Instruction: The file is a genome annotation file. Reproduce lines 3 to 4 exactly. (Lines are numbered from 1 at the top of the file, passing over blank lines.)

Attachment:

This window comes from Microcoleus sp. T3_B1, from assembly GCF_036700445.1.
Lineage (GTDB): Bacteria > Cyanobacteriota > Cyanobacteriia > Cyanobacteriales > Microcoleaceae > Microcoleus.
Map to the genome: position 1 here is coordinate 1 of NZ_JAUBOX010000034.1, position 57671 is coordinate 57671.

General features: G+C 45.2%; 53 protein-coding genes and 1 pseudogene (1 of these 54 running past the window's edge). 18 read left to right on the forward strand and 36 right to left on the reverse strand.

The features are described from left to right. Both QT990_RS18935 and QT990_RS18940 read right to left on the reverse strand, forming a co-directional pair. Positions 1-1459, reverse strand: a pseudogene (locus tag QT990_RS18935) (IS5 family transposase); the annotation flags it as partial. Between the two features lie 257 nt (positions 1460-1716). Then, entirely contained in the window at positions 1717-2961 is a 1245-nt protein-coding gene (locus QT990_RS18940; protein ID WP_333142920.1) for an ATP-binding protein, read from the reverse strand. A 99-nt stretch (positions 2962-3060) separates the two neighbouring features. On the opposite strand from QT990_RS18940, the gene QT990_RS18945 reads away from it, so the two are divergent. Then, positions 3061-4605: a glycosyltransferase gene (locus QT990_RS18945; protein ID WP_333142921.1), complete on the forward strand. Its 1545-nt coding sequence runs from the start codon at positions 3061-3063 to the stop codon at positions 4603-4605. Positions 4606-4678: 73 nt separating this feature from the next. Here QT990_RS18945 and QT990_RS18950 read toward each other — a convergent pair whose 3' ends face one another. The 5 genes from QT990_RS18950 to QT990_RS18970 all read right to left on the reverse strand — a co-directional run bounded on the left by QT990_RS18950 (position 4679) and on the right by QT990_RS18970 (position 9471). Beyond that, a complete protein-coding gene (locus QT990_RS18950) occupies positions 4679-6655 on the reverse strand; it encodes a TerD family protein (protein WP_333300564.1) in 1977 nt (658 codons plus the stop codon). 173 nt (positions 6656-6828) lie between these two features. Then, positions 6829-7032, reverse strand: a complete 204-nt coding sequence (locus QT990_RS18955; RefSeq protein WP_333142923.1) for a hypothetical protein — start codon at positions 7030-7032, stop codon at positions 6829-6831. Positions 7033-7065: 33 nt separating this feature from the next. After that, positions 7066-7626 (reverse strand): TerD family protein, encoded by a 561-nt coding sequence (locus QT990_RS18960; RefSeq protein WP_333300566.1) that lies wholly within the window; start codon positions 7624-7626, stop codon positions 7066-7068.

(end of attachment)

Map to the genome: position 1 here is coordinate 1 of NZ_JAUBOX010000034.1, position 57671 is coordinate 57671.

General features: G+C 45.2%; 53 protein-coding genes and 1 pseudogene (1 of these 54 running past the window's edge). 18 read left to right on the forward strand and 36 right to left on the reverse strand.